RE: HR 2267 Passes 41-22[-1]

Semi-bipartisan support: Who Voted How

by , Jul 29, 2010 | 10:16 pm

Here is the breakdown of yesterday’s vote in the House Financial Services Committee. I’m curious about those who chose NOT to vote, and libertarian-wise … Ron Paul’s declaration of “present” — despite his stated support of HR 2267 a week earlier. Obviously had to be a reason … and Paul’s generally not afraid of his voters turning on him, and his seat seems hardly in peril.

(I posed the question to him or his people on twitter. Will look for but not expect a response, despite < 140 words finagled to sound more constituenty ... #semibluff)

Data via the PPA.

5 Comments to “RE: HR 2267 Passes 41-22[-1] ”

  1. Kevin Mathers

    Seems odd that Sherman didn’t vote when he had amendments added to HR 2267.

  2. piefarmer

    The Ron Paul vote fits, in my view. The bill is clearly superior to the status quo (UIGEA), but Paul likely cannot bring himself to enable the federal government to regulate and tax yet another portion of American life.


    Off the subject. Dan..I wrote an article about poker game robberies in Bluff Europe. I mentioned you and this site.

  4. DanM

    Hmm, maybe right about Paul. just not enough in the pot for him to get overly committed right now. Obv I support all these bills, but deep down fear regulated online gambling could be establishing the framework for an intrusive internet police force with over-reaching powers. i’d still take my chances, but am not the one leading a Ron Paul Revolution, trying to do things like dismantle the Fed.

    Thinking Sherman musta either had a legitimate time-conflict, or still has issues with amendments that either did or did not get included. He seems to be the most waffley of all.

    @Johnny, I’ll be in touch privately. I indeed took note, and have something clear to work it into. just running a little slow right now. thanks for the reminder …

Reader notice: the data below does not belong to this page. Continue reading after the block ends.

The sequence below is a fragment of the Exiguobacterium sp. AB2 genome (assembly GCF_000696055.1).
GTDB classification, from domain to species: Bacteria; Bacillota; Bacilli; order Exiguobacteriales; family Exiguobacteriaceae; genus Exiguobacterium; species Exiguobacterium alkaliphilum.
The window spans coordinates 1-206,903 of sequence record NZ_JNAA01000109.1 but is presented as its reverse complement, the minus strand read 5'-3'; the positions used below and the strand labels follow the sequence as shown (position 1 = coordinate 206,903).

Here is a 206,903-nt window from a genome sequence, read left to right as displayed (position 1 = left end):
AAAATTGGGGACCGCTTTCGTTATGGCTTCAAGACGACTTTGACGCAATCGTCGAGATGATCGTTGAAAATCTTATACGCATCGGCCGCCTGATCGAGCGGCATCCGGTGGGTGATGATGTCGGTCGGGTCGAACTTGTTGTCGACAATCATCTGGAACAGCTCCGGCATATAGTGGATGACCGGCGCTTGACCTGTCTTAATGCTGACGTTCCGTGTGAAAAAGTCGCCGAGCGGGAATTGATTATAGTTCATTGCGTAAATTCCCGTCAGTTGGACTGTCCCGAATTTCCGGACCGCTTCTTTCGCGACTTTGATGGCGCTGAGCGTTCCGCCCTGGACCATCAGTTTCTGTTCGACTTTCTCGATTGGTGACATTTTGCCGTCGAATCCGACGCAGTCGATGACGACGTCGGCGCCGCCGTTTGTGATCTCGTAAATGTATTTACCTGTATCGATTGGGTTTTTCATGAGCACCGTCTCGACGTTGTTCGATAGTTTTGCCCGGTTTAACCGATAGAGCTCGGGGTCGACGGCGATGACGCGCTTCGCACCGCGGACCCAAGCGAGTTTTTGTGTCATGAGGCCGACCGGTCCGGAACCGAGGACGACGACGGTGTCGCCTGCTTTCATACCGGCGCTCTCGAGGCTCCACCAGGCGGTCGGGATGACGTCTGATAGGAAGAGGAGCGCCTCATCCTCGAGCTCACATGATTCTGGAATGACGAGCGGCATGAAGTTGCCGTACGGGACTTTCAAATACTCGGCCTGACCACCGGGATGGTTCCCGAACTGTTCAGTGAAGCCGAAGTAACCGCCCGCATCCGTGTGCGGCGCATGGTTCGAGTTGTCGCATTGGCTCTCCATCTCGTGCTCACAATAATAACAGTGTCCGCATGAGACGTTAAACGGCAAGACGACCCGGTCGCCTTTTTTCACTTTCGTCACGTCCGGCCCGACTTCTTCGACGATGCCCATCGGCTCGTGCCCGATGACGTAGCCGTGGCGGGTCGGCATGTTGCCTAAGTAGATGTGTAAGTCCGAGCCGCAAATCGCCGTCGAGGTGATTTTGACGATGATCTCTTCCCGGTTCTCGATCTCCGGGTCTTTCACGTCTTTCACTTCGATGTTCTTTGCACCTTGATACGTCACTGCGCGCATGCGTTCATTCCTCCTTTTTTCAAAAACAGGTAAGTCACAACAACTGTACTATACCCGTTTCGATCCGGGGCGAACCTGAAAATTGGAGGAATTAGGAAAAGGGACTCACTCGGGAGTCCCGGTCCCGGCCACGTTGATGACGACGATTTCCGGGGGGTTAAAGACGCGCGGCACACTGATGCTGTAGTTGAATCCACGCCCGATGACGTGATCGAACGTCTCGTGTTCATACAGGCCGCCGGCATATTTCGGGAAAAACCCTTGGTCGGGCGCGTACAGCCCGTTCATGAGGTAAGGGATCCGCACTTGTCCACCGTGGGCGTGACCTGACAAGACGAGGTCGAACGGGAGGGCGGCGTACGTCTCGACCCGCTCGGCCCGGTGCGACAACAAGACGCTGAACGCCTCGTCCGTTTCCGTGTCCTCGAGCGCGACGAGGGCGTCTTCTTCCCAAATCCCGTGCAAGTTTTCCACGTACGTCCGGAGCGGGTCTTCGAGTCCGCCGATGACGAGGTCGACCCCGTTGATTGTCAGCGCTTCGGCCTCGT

5. poker prop

    Ron Paul has a consistent track record voting against bills like this one. I can’t say I disagree, repealing UIGEA as banks should not be responsible for policing against petty crimes that shouldn’t even be a crime in the first place, that I can agree with.

    What this bill ultimately does though is make poker more of a crime. Basically there will be sites that are “legal” and sites that are “illegal” which makes no sense.

    There might be another way but off the top of my head the only way I’d support this bill is to first abolish UIGEA. Then if the US government wants to go about setting up a licensing body and warning to only play at licensed sites, ok fine. To make one site legal, the other site not.. come on now.. one of the most beautiful things about the internet is the fact it is global. The US did everything to make it difficult to play at sites licensed elsewhere rather than take advantage of it. Now they plan to shove it down peoples throat with force (play here only or you’re a criminal). No thanks! As long as there are good non US licensed options I’ll continue to play there. I’ll support decriminalizing online gambling, as well as a licensing body in US (which is an optional choice) but won’t support something that makes criminals out of the sites that have serviced us for so long who chose not to comply or the recreational player who decides he wants to play on a UK site instead.